“Tattoos have meaning in other places, for example, the Yakuza in Japan. This interests me. America and Russia have the biggest prison systems in the world. Prison reform is something I care about deeply; the US should not be proud of their prison system. The reason I pre-emptively said that about America is that sometimes with Q&As after The Mark of Cain, people would say, ‘well don’t you realise America also has an awful prison system?’ and I’d never said that America didn’t! From what I do understand about American prison tattoos, there is not as extensive of a language as in Russian prisons.

The British publisher, Fuel, released three volumes of Russian prison tattoo encyclopedias, which are worth getting your hands on. They are very beautiful. At this time, those encyclopaedias and the film that I made were really all there was on the subject.

“Occasionally people will email me and tell me they’re getting a Russian prison tattoo because they saw my documentary and that upsets me. These prisoners got them for very specific reasons and getting an ‘un-earned’ tattoo carries serious consequences. It’s not a fashion statement. There are clothing lines that have come out as well. It shows a lack of understanding. But it happens.”

I was curious to know a little more about the caste system in the Russian prisons, particularly those on the lowest rung of the ladder. “I wasn’t able to interview any of the prisoners that were in the lowest caste. They didn’t want to speak on camera because the stakes were higher for them. I’m not interested in talking to somebody that doesn’t want to talk. When someone’s life is terrible, I don’t want to make it even worse. You see a couple of down-casts in the film, but they don’t identify themselves as down-casts. A lot of them have facial tattoos. There was one person we spoke to in the film, and although he didn’t identify himself as a down-cast, I could see that his tattoos were very low-ranking tattoos. That was interesting. But as a team making a documentary, we never labelled anyone unless we were 100 percent sure of what they were. You will see half-naked women tattooed on the upper bodies of high-ranking prisoners, but if a half-naked woman is shown on the lower body then that is more of an indication of a down-cast; also, if there are eyes tattooed above the penis. Once you are a down-cast, you will be marked. If you don’t submit to it, it’ll be forced upon you.”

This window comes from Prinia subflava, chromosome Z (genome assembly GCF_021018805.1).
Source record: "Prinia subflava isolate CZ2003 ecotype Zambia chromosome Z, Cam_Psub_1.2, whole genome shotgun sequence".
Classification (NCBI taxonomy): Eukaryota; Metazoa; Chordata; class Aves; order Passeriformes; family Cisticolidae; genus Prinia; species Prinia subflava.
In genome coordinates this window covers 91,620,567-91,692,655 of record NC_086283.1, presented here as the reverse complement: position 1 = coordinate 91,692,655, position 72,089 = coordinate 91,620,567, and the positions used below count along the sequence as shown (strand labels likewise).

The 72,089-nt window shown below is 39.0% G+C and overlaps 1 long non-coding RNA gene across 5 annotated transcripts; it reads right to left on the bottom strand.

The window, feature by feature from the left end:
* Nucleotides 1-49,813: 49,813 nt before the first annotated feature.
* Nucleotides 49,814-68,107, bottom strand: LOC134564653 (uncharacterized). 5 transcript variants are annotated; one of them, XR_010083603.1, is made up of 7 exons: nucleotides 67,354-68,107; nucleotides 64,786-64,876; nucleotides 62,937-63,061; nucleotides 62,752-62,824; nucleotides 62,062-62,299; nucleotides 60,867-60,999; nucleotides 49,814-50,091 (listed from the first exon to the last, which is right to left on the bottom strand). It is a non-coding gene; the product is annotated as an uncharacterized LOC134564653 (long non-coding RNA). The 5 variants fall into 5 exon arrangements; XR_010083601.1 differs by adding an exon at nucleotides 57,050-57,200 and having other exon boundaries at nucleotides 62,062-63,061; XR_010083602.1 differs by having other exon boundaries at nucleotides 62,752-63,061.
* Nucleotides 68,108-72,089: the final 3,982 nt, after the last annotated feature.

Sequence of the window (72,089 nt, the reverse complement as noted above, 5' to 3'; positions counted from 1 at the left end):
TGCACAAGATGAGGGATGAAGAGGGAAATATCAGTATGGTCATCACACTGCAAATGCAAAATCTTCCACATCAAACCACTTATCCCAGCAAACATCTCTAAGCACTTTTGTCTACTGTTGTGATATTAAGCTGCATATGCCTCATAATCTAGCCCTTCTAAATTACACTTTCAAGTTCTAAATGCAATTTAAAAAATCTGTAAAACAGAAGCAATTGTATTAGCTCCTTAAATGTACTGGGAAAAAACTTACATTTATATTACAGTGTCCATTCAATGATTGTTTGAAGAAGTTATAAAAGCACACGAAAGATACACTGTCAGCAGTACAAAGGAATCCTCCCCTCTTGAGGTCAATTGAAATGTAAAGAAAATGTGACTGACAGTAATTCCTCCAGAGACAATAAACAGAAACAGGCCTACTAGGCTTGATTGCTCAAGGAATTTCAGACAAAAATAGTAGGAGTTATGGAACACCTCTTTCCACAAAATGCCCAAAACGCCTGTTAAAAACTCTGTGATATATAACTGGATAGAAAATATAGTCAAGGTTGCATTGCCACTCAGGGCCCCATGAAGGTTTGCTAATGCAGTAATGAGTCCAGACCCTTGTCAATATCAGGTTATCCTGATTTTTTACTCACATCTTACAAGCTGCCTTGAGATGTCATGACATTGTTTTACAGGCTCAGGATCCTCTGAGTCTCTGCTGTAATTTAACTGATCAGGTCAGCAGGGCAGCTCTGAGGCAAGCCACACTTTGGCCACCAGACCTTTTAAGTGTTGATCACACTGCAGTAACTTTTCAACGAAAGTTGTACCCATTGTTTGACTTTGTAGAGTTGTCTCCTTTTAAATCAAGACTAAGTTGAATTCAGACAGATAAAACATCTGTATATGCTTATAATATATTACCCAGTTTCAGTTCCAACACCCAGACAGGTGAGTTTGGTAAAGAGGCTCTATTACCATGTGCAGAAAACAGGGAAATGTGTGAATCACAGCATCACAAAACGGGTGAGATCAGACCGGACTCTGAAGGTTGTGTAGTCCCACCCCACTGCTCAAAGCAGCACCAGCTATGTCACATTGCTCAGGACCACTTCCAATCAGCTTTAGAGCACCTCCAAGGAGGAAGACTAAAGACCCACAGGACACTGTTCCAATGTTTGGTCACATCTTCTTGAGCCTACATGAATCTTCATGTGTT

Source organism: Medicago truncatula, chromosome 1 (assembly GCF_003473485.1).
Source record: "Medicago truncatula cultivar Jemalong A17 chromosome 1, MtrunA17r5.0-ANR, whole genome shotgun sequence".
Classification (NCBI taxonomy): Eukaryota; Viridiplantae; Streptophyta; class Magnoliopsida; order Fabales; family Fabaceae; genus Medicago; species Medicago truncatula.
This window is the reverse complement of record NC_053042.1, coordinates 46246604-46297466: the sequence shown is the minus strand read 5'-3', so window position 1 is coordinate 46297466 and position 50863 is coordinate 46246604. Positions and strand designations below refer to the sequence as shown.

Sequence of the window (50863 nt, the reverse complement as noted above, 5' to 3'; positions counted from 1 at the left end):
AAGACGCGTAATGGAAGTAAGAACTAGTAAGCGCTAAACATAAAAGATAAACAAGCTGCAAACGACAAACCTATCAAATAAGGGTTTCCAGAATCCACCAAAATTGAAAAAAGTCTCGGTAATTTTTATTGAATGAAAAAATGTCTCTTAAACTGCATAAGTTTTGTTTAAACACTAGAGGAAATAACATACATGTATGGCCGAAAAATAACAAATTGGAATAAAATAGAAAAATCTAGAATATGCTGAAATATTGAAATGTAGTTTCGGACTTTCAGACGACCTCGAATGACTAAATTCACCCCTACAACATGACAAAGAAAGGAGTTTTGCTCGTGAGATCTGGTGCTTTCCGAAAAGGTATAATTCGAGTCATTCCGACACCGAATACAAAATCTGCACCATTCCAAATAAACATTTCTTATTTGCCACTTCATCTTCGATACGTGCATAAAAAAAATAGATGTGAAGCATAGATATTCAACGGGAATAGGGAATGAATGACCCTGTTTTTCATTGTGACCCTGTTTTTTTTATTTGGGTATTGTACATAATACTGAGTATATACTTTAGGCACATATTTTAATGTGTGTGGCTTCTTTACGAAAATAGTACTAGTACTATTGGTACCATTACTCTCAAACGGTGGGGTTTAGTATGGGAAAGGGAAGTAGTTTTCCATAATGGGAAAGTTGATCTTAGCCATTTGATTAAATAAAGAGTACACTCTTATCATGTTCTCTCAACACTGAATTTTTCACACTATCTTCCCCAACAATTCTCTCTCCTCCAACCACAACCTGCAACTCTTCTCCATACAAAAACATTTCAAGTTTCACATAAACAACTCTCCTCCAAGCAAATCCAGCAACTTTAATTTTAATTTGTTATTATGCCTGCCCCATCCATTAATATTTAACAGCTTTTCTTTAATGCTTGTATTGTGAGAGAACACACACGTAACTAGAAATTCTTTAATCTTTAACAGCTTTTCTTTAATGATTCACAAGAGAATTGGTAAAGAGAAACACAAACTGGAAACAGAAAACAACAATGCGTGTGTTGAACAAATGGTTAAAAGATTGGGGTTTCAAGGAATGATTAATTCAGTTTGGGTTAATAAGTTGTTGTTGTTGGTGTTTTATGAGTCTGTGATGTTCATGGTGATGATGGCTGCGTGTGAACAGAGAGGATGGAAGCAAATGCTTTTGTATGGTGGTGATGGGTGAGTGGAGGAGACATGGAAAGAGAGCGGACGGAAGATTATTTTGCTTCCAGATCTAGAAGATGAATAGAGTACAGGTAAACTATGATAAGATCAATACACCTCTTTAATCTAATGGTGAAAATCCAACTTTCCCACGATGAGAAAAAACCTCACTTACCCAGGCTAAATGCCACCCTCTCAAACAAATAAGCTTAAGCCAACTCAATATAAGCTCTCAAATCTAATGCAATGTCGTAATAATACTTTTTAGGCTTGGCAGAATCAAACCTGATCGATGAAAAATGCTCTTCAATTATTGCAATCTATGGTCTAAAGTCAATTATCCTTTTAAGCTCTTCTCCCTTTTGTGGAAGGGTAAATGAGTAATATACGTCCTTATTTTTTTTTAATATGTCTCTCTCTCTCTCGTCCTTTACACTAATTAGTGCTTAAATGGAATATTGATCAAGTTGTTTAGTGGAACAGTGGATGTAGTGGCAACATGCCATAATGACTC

I recently saw the David Cronenberg film, Eastern Promises, which tells the story of a man (played by Viggo Mortensen) working undercover in the Russian mafia in London. One of the lasting memories of the film is the attention to the tattoos, and so I was interested to know whether Alix had anything to do with the film or not. “Viggo Mortensen is somebody that I’ve known for many years, pre-dating Eastern Promises. I did a short piece on him for PBS on Viggo’s work as a poet and photographer, which didn’t air because the show got cancelled, but we became friends then. People naturally assumed we met over Eastern Promises. But anyway, he took my film to David Cronenberg and they watched it and used it as source material. I was over for a few days when they were filming which was a real treat for me because I’m a fan of Cronenberg. I thought they made a beautiful film.”

Due to time constraints I unfortunately had to bring our interview to an end, but I’d like to suggest to readers that they keep a look out for other films/ books/ art installations that Alix has created and/or will be creating. Visit her website at


Text: Tom Abbott; Photography: Courtesy of Alix Lambert